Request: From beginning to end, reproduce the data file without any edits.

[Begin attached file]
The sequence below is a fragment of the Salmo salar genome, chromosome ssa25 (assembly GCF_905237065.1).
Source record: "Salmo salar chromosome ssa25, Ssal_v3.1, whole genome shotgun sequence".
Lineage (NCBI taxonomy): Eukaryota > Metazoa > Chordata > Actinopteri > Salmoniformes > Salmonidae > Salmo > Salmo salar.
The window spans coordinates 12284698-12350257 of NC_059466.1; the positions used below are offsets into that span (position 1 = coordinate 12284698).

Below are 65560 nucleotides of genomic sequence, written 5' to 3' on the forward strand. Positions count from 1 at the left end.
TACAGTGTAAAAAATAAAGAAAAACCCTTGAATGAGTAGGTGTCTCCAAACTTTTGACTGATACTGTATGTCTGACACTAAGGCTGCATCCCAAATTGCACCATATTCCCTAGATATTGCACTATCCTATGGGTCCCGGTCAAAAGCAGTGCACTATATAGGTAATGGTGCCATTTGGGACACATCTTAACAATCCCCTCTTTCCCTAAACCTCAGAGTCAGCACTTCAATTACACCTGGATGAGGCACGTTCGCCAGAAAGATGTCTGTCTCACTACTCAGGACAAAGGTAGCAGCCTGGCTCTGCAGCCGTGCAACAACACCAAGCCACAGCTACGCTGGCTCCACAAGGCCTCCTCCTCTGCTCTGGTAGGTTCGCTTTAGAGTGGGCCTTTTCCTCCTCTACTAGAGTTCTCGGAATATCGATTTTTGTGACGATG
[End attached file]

The sequence below is a fragment of the Salmo salar genome, chromosome ssa25 (assembly GCF_905237065.1).
Source record: "Salmo salar chromosome ssa25, Ssal_v3.1, whole genome shotgun sequence".
Lineage (NCBI taxonomy): Eukaryota > Metazoa > Chordata > Actinopteri > Salmoniformes > Salmonidae > Salmo > Salmo salar.
The window spans coordinates 12284698-12350257 of NC_059466.1; the positions used below are offsets into that span (position 1 = coordinate 12284698).

Below are 65560 nucleotides of genomic sequence, written 5' to 3' on the forward strand. Positions count from 1 at the left end.
TACAGTGTAAAAAATAAAGAAAAACCCTTGAATGAGTAGGTGTCTCCAAACTTTTGACTGATACTGTATGTCTGACACTAAGGCTGCATCCCAAATTGCACCATATTCCCTAGATATTGCACTATCCTATGGGTCCCGGTCAAAAGCAGTGCACTATATAGGTAATGGTGCCATTTGGGACACATCTTAACAATCCCCTCTTTCCCTAAACCTCAGAGTCAGCACTTCAATTACACCTGGATGAGGCACGTTCGCCAGAAAGATGTCTGTCTCACTACTCAGGACAAAGGTAGCAGCCTGGCTCTGCAGCCGTGCAACAACACCAAGCCACAGCTACGCTGGCTCCACAAGGCCTCCTCCTCTGCTCTGGTAGGTTCGCTTTAGAGTGGGCCTTTTCCTCCTCTACTAGAGTTCTCGGAATATCGATTTTTGTGACGATG